In this paper, we present SemEval-2020 Task 4, Commonsense Validation and Explanation (ComVE), which includes three subtasks, aiming to evaluate whether a system can distinguish a natural language statement that makes sense to humans from one that does not, and provide the reasons. Specifically, in our first subtask, the participating systems are required to choose from two natural language statements of similar wording the one that makes sense and the one does not. The second subtask additionally asks a system to select the key reason from three options why a given statement does not make sense. In the third subtask, a participating system needs to generate the reason automatically. 39 teams submitted their valid systems to at least one subtask. For Subtask A and Subtask B, top-performing teams have achieved results closed to human performance. However, for Subtask C, there is still a considerable gap between system and human performance. The dataset used in our task can be found at https://github.com/wangcunxiang/SemEval2020-Task4-Commonsense-Validation-and-Explanation.
Introducing common sense to natural language understanding systems has received increasing research attention. It remains a fundamental question on how to evaluate whether a system has the sense-making capability. Existing benchmarks measure common sense knowledge indirectly or without reasoning. In this paper, we release a benchmark to directly test whether a system can differentiate natural language statements that make sense from those that do not make sense. In addition, a system is asked to identify the most crucial reason why a statement does not make sense. We evaluate models trained over large-scale language modeling tasks as well as human performance, showing that there are different challenges for system sense-making.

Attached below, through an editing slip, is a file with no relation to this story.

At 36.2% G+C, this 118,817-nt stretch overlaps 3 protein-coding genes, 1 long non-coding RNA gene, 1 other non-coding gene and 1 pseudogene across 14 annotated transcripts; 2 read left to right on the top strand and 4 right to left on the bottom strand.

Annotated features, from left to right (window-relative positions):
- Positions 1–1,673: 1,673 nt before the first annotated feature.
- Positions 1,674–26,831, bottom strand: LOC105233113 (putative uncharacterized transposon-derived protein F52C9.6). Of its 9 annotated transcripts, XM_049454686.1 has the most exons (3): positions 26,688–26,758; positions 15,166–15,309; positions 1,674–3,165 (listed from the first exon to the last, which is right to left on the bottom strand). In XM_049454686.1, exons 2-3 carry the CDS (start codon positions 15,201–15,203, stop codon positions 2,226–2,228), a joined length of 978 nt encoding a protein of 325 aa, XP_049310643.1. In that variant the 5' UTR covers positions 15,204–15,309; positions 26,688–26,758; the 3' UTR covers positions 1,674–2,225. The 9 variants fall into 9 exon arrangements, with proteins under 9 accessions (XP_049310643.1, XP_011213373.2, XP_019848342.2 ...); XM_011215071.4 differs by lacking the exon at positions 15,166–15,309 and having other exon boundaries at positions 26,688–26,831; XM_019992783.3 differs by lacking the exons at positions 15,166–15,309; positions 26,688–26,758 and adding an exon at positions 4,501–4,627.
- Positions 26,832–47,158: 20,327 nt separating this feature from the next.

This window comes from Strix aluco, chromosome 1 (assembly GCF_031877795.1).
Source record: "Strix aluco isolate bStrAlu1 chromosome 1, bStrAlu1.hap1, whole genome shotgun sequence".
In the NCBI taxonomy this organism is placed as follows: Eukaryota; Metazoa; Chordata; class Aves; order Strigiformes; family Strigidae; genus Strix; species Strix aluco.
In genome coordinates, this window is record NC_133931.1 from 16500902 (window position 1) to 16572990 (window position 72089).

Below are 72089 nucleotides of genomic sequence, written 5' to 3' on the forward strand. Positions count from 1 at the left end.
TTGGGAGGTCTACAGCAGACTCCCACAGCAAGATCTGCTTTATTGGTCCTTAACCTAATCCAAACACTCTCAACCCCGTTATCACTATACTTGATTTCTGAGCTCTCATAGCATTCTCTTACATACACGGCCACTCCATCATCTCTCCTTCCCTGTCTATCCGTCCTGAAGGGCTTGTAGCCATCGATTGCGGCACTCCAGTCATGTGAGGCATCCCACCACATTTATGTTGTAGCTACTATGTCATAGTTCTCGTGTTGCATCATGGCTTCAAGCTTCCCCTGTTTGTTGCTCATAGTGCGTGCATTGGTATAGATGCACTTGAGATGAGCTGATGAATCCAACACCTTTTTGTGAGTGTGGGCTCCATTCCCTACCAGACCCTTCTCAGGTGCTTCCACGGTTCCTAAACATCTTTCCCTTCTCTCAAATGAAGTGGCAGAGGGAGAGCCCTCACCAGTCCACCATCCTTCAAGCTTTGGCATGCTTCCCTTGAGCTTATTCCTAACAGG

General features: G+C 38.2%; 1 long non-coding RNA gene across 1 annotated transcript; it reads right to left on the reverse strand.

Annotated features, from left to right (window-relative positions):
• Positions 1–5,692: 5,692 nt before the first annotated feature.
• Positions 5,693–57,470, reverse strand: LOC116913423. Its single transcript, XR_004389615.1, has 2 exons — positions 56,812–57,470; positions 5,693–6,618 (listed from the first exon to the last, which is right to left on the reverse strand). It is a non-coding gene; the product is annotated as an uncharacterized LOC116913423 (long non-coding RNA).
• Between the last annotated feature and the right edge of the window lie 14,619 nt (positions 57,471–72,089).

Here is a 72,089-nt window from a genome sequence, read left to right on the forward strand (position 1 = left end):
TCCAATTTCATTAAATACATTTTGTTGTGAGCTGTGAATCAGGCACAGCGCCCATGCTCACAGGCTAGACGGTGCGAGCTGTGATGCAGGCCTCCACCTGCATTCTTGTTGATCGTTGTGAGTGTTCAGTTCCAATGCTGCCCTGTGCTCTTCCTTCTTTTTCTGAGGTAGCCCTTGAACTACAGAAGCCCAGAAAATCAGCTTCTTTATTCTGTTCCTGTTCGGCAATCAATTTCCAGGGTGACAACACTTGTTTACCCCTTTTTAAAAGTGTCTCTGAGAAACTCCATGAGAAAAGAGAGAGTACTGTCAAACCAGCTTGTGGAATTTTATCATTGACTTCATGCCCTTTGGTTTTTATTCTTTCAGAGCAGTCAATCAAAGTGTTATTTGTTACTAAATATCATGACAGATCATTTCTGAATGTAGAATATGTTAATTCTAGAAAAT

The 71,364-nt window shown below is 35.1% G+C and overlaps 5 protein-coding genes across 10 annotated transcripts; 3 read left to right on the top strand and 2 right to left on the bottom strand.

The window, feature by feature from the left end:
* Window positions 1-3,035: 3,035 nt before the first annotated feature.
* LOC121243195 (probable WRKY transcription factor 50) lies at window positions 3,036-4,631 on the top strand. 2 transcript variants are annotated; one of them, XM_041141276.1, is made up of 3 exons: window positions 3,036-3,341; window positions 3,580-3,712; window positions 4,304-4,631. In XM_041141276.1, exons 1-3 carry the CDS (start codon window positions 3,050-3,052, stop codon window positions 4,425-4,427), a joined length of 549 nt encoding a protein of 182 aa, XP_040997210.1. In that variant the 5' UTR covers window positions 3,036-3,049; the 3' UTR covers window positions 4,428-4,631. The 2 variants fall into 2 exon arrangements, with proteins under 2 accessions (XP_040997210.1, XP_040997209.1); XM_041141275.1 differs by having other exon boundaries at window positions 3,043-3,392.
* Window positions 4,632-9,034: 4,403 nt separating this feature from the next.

We investigate subword information for Chinese word segmentation, by integrating sub word embeddings trained using byte-pair encoding into a Lattice LSTM (LaLSTM) network over a character sequence. Experiments on standard benchmark show that subword information brings significant gains over strong character-based segmentation models. To our knowledge, this is the first research on the effectiveness of subwords on neural word segmentation.
We investigate the design challenges of constructing effective and efficient neural sequence labeling systems, by reproducing twelve neural sequence labeling models, which include most of the state-of-the-art structures, and conduct a systematic model comparison on three benchmarks (i.e. NER, Chunking, and POS tagging). Misconceptions and inconsistent conclusions in existing literature are examined and clarified under statistical experiments. In the comparison and analysis process, we reach several practical conclusions which can be useful to practitioners.